http://go.tufts.edu/8-27statement

The ACLU of Massachusetts letter is available at:
http://www.aclum.org/pdf/ACLUM_Tufts_Letter_30May2007.pdf

Monday, August 27, 2007

News: Straight dad with flair for dramatics gets himself arrested at kid's school

Proud Parenting mentions the work of the ACLU of Massachusetts in a story about the saga of David Parker's crusade to block the use of books about different kinds of families, including families with two men or two women as parents, in Lexington, Mass., schools.

Press Release: Statement on Resignation of U.S. Attorney General Alberto Gonzales by Carol Rose, Executive Director

BOSTON - "The reported resignation of U.S. Attorney General Alberto Gonzales presents an opportunity to stop the erosion of civil liberties, which must not be missed.

"The so-called 'Protect America Act,' passed by Congress earlier this month, provides one of the clearest illustrations of the need for a better U.S. Attorney General. Under the terms of this Congressional cave-in, the U.S. Attorney General is now one of two people, along with the Director of National Intelligence, who oversees the warrantless wiretapping of ordinary Americans.

"The American Civil Liberties Union of Massachusetts urges Sens. Kennedy and Kerry to take the lead in insisting on the confirmation of an Attorney General who is truly committed to the rule of law and the preservation of Americans' privacy, liberties, and rights -- not someone who will simply facilitate the accumulation of more and more power in the hands of the President.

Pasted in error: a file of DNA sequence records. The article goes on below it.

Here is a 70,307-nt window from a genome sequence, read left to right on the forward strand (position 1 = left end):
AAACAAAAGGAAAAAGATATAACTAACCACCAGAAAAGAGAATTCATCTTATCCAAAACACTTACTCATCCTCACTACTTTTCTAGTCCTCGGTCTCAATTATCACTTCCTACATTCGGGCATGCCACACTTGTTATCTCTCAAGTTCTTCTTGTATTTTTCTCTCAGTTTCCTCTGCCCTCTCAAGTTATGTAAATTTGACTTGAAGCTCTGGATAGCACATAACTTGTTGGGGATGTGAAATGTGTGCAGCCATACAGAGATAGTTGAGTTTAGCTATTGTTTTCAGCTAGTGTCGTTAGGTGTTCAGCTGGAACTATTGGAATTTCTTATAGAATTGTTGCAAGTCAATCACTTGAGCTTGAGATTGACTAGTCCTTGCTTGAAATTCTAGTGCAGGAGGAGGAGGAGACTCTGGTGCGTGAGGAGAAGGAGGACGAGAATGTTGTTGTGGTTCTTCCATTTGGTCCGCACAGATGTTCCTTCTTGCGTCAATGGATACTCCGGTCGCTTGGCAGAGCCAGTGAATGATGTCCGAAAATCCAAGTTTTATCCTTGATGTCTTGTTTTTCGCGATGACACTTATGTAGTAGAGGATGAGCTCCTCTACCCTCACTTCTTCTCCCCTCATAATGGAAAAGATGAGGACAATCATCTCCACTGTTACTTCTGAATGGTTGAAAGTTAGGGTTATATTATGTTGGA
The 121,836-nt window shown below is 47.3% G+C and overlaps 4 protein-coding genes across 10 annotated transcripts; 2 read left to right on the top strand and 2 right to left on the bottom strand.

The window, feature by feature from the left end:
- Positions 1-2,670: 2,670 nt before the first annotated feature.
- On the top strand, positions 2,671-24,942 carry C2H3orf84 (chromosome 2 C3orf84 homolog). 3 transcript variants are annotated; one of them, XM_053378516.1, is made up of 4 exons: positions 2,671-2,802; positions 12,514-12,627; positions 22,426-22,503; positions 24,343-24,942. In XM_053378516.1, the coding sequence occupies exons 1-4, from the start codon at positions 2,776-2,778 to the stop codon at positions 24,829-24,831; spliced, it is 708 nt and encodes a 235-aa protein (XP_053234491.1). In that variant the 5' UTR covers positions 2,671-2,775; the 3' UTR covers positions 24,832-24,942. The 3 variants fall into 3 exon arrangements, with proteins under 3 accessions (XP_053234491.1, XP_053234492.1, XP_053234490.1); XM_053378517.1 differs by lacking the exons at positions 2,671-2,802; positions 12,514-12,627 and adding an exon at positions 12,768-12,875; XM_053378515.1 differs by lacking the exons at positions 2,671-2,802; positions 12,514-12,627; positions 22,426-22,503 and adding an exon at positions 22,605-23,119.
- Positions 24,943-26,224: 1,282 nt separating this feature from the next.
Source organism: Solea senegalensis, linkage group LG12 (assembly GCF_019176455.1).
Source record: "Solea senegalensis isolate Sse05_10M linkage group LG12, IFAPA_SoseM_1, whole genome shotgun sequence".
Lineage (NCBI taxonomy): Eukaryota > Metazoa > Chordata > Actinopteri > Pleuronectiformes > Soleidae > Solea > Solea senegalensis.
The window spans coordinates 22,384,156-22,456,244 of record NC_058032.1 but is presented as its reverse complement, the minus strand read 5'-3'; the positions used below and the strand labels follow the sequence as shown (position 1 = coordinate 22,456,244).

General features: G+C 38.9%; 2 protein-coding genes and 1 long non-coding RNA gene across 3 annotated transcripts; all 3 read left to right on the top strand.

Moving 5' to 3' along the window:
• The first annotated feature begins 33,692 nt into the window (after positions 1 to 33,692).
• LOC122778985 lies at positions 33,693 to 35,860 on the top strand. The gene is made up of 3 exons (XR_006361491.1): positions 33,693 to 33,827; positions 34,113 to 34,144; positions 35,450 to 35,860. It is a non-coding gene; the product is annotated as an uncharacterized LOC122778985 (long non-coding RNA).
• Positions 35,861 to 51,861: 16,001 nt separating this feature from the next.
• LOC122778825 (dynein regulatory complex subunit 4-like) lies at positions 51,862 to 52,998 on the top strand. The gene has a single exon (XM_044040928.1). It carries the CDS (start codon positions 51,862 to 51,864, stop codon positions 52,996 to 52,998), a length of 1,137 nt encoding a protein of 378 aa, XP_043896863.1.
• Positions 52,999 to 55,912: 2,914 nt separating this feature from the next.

"Appointing an Attorney General who is an advocate of civil liberties is a critical step in the direction of restoring the liberties we have lost in recent years to false promises of security."

More information on the loss of civil liberties is available from the American Civil Liberties Union of Massachusetts online:

http://www.aclum.org/issues/civilliberties.html

Wednesday, August 22, 2007

Press Release: ACLU of Massachusetts Urges Congress to Hold White House in Contempt, Force Compliance on NSA Subpoenas

BOSTON – The American Civil Liberties Union of Massachusetts today asked Congress to hold the White House in contempt. Having disregarded the second deadline for compliance with Senate Judiciary Committee subpoenas, the White House, Office of the Vice President and Department of Justice can now be held in contempt of Congress.

The original subpoenas were issued June 27th and sought materials related to the National Security Agency’s warrantless wiretapping program. The White House received an extension in July, and the second deadline for compliance was Monday at 2:30 p.m. The ACLU is asking Chairman Patrick Leahy (D-VT) and the committee to vote to hold the offices in contempt and, if necessary, force compliance through court proceedings. The ACLU is asking Leahy and the Committee vote to hold the offices in contempt upon Congress’ return in September.

“Today, the people of Massachusetts will raise their voices for government accountability,” said Carol Rose, Executive Director of the ACLU of Massachusetts. “No one is above the law – not the Department of Justice, not the vice president and not even the president. Repeated failure to comply with these subpoenas is a slap in the face to Congress and, by extension, those who elected them. The Senate Judiciary Committee has led admirably, and now Congress has to show leadership. We deserve answers about this illegal and unconstitutional program, and we’re asking Congress not to back down now.”